There is no money in academic writing, but it is a requirement for an academic career. There is a real hierarchy involved; articles in academic journals count more than chapters in a book, some publishers and journals count much more than others, etc, etc. I had gotten my doctorate and needed a new topic for research and publication when I met my first Dianic Witch. Coincidence? During the time I studied with her coven, her father died and the coven presided over the funeral. It was a perfect opportunity to study how the Craft functioned as a religion in dealing with death. I think this is when I really began to understand it as a spiritual and ethical belief system. I wrote an article with Tanice and it was featured in a journal called Qualitative Sociology. Then there was another coincidence. The editor's young daughter had just done a crayon drawing of a witch flying on her broomstick, and that became the journal's cover, a unique approach for an academic journal. It was one of the first articles of its kind to appear in a major journal.
TWPT: You've spoken about your academic writing, lets take a look at your latest book Daughters of the Goddess. When was it that you decided to begin collecting the material that eventually made up this book?
Did you have some goals in mind that you wanted to achieve as you edited this material into the book?
How did you go about choosing the voices that would be heard via the authors that appear in this book?
The book is divided into two parts, Part 1 is the research and Part 2 is the teachings, tell me about why you used this division.
As you worked through all the authors and their submissions were there threads of similarities shared by all concerned?
How did your own beliefs play a role in the final shape and form of this book?
What kinds of feedback and reactions have you had to the book since it was published?
I hear tell that you play a mean frame drum and are just a tad irreverent, care to tell me a little bit about that side of your personality? <g>
Ultimately isn't it better if your spiritual path can be one of laughter and fun as well as worship and ritual?
Any final thoughts or wisdom you would like to share with our readers before we close this out?
WG: When I first began writing on Goddess Spirituality, I planned on publishing a series of articles and then turning them into a book. That is fairly standard operating procedure in academia, because you can turn out articles faster than a book and you can "mine" your research quickly in order to have enough publications for tenure and promotion. But the anthology, Daughters of the Goddess, grew in an entirely different way. I sent out two proposals to publishers, one for a book woven together from my research papers and another for an anthology of chapters by a variety of American scholars who were doing research in this area. The second proposal was what caught the publisher's eye, especially since I suggested including a few chapters by women who taught Goddess Spirituality and were not academics. The idea in this was to explore different ways of knowing.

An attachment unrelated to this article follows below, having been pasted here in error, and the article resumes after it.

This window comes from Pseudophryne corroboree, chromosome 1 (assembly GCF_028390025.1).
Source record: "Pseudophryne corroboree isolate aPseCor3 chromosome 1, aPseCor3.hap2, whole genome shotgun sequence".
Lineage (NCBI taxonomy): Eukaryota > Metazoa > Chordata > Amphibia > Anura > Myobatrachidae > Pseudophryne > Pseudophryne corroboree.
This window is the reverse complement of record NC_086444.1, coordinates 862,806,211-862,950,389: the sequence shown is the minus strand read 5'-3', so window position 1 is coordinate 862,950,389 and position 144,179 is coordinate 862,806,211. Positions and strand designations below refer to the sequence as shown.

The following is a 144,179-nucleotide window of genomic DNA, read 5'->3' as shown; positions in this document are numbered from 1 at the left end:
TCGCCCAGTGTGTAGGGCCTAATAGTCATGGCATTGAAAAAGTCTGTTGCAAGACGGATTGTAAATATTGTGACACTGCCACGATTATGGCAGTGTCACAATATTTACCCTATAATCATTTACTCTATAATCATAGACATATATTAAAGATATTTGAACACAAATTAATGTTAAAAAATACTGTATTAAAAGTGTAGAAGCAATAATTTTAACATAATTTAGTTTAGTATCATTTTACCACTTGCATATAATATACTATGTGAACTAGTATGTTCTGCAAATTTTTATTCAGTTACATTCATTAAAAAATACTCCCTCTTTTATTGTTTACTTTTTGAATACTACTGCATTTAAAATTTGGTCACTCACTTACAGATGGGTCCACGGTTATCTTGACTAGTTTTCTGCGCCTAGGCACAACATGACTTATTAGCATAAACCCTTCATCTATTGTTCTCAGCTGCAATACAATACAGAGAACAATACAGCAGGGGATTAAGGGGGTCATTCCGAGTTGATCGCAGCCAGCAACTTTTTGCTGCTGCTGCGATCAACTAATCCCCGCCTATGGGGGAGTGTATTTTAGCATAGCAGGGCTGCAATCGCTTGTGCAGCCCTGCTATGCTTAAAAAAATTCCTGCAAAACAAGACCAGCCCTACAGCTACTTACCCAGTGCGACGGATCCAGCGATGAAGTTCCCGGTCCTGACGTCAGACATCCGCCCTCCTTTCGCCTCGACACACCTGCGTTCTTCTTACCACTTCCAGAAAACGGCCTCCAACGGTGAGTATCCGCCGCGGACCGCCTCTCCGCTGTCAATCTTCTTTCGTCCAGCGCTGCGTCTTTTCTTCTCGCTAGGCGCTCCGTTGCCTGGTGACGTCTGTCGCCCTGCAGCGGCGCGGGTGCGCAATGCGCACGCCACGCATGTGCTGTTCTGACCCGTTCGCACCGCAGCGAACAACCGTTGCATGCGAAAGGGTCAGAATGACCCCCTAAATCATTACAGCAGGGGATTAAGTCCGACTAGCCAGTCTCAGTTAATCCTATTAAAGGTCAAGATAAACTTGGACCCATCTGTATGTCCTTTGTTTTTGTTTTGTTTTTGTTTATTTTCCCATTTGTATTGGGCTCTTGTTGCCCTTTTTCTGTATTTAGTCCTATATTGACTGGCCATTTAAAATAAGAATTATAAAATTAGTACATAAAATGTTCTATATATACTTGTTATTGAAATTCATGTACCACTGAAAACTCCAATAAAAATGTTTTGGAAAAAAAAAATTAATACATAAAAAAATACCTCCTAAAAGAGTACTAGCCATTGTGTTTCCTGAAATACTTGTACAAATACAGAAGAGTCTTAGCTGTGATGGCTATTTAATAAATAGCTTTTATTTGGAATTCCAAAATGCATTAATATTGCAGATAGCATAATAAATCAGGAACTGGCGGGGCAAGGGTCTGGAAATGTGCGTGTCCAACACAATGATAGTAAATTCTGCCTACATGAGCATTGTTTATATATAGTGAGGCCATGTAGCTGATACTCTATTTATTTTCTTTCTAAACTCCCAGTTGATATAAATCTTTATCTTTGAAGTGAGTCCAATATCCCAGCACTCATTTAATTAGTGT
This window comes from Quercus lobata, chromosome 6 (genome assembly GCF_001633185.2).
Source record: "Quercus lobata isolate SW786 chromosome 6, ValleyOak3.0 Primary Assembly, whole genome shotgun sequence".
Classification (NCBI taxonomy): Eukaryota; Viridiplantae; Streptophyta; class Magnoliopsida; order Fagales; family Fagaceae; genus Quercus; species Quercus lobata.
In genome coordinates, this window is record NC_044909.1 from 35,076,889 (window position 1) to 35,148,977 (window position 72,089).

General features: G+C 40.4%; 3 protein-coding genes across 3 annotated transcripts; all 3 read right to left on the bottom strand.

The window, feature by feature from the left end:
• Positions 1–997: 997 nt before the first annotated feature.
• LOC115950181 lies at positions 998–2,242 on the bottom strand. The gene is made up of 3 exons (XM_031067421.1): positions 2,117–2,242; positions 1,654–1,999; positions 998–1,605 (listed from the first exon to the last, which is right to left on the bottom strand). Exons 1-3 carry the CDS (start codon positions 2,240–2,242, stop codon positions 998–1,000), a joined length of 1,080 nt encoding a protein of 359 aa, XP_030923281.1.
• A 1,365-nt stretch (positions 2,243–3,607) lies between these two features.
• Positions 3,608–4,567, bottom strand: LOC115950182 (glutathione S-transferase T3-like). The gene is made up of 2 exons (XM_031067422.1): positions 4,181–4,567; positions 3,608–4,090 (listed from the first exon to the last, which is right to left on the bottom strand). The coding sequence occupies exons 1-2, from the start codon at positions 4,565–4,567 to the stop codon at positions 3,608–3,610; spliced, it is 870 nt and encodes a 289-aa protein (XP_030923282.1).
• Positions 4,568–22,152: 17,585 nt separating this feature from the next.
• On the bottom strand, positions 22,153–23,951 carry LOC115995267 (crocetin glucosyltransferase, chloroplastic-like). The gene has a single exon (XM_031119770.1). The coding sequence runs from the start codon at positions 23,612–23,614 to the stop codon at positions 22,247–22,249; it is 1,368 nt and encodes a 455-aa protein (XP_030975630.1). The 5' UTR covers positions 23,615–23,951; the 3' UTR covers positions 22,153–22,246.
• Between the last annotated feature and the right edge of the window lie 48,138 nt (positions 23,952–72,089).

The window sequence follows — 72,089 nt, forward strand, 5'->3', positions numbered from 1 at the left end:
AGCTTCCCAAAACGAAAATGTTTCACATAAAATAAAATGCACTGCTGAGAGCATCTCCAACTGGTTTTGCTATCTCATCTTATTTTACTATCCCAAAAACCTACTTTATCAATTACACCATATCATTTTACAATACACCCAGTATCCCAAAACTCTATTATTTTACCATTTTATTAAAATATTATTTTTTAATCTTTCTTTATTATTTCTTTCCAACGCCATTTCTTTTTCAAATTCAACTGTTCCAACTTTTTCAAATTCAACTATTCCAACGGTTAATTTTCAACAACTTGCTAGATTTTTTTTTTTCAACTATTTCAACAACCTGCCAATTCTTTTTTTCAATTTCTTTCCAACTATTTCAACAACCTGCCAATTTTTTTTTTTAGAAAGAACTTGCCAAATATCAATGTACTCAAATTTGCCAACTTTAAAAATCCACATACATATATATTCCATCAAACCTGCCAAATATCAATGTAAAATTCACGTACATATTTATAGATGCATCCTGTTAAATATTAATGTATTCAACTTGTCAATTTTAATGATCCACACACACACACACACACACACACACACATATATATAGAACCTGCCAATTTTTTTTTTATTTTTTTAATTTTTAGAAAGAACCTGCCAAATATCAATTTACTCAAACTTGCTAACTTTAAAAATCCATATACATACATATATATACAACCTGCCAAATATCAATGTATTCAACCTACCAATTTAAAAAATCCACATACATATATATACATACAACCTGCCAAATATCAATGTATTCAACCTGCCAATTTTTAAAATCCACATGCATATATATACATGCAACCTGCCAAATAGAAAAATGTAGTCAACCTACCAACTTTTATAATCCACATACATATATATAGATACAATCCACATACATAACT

When the publisher called me with a contract, I was on sabbatical at the London School of Economics and Political Science. It was a dream sabbatical; I was spending my time following Druids through the woods, doing ritual with Witches in stone circles in Scotland and in the mountains in Wales, camping out in the New Forest, and interviewing women who had been instrumental in shaping the British Goddess Movement. As soon as I got the offer, I knew I had to include British scholars and their research as well. Fortunately, I had made some wonderful contacts and immediately asked a few of my new colleagues to participate.
By that time, I had been awarded tenure, so the goal of the book wasn't quite as instrumental as it might have been otherwise. Tenure also allowed me to be comfortable about being a bit more open. Earlier, concerns had been raised in our respective departments when Tanice and I published that we had played "spin the Goddess" in a Jacuzzi with naked lesbian Witches as part of a Beltane ritual. With Daughters.., I wanted to demonstrate how wide-spread Goddess Spirituality is, how it meets spiritual needs and the challenge it offers to patriarchal structures. I know pagans don't like the word "religion," but as a sociologist I would argue that Goddess Spirituality functions like a religion does in creating community and providing a framework of meaning for significant life events, and teaching us our relationship to the rest of the universe, only with much more flexibility and less dogma and hierarchy. I hoped the book would help nonpagans understand that it is as legitimate as any other spiritual tradition. And I hoped that feminists who dismiss Goddess Spirituality, would see its potential for radical social change.